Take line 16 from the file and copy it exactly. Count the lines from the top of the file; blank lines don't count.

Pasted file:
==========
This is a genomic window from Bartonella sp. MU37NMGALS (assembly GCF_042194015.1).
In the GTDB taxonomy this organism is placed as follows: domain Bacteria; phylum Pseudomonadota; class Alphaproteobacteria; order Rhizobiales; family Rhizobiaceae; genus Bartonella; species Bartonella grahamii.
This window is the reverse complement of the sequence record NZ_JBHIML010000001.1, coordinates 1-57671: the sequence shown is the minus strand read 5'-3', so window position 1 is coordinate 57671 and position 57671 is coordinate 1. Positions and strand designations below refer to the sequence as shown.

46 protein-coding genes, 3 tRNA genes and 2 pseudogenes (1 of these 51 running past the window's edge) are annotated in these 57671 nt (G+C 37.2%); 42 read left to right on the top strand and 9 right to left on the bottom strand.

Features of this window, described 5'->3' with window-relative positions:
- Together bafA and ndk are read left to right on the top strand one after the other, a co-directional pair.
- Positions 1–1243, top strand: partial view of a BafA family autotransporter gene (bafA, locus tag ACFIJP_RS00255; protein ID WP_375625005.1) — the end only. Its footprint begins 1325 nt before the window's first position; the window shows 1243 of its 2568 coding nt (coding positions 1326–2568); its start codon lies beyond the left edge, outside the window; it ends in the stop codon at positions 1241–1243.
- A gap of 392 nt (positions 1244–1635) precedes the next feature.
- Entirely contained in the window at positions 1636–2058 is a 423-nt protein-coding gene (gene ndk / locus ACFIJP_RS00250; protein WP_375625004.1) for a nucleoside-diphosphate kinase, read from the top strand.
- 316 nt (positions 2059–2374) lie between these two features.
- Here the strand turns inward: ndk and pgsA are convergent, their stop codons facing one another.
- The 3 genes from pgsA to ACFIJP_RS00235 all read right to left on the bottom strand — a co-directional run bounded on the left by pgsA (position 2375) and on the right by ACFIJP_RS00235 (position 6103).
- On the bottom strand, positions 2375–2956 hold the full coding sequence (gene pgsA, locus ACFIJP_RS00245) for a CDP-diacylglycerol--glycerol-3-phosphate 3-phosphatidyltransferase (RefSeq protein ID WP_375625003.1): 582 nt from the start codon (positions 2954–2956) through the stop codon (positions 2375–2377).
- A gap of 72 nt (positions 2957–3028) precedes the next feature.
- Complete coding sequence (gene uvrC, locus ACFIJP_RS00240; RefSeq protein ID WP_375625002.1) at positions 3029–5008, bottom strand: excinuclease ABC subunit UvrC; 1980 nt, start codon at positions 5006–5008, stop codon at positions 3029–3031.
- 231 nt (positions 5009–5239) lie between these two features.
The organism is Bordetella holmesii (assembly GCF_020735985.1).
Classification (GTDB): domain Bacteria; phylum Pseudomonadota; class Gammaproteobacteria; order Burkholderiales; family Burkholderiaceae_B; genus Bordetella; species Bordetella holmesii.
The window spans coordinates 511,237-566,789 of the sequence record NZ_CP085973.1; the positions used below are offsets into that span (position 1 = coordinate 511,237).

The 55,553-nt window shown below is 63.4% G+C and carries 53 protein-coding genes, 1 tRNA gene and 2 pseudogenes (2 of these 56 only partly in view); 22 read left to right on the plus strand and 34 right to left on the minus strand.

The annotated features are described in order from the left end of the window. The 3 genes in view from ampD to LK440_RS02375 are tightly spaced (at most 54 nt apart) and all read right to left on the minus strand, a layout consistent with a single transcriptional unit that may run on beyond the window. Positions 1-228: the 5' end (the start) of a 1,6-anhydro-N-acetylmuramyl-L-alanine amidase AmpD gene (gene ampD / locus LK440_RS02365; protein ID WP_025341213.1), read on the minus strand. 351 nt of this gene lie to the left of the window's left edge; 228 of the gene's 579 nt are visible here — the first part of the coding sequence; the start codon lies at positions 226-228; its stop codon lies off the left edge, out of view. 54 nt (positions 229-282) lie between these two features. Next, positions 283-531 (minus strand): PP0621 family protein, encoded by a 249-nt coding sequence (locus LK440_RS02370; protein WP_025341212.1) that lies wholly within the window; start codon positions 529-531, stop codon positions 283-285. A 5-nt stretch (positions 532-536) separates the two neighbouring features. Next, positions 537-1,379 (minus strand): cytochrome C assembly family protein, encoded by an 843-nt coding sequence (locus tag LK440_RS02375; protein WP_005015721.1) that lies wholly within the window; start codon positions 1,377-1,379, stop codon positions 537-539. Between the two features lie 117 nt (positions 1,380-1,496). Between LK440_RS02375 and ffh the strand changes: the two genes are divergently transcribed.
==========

- 231 nt (positions 5009–5239) lie between these two features.